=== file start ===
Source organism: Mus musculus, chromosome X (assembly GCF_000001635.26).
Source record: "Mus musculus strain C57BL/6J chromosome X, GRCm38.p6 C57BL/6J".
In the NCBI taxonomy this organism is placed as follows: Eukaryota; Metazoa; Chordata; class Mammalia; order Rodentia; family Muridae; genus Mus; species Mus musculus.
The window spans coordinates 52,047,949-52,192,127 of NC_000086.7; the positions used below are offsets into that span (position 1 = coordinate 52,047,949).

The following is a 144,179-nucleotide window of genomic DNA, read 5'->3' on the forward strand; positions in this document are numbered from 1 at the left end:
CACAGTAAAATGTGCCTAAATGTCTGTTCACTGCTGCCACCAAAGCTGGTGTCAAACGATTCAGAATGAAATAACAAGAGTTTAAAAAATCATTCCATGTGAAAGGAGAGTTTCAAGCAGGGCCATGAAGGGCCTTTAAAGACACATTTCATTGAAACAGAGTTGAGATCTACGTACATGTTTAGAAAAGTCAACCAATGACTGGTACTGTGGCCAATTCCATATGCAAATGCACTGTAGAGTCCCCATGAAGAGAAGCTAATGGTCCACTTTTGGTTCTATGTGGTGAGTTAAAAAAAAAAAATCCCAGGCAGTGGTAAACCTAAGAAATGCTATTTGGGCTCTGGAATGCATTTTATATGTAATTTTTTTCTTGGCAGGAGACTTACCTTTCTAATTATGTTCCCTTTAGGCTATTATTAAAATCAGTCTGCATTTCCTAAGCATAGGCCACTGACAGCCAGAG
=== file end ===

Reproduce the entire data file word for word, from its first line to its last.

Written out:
Source organism: Mus musculus, chromosome X (assembly GCF_000001635.26).
Source record: "Mus musculus strain C57BL/6J chromosome X, GRCm38.p6 C57BL/6J".
In the NCBI taxonomy this organism is placed as follows: Eukaryota; Metazoa; Chordata; class Mammalia; order Rodentia; family Muridae; genus Mus; species Mus musculus.
The window spans coordinates 52,047,949-52,192,127 of NC_000086.7; the positions used below are offsets into that span (position 1 = coordinate 52,047,949).

The following is a 144,179-nucleotide window of genomic DNA, read 5'->3' on the forward strand; positions in this document are numbered from 1 at the left end:
CACAGTAAAATGTGCCTAAATGTCTGTTCACTGCTGCCACCAAAGCTGGTGTCAAACGATTCAGAATGAAATAACAAGAGTTTAAAAAATCATTCCATGTGAAAGGAGAGTTTCAAGCAGGGCCATGAAGGGCCTTTAAAGACACATTTCATTGAAACAGAGTTGAGATCTACGTACATGTTTAGAAAAGTCAACCAATGACTGGTACTGTGGCCAATTCCATATGCAAATGCACTGTAGAGTCCCCATGAAGAGAAGCTAATGGTCCACTTTTGGTTCTATGTGGTGAGTTAAAAAAAAAAAATCCCAGGCAGTGGTAAACCTAAGAAATGCTATTTGGGCTCTGGAATGCATTTTATATGTAATTTTTTTCTTGGCAGGAGACTTACCTTTCTAATTATGTTCCCTTTAGGCTATTATTAAAATCAGTCTGCATTTCCTAAGCATAGGCCACTGACAGCCAGAG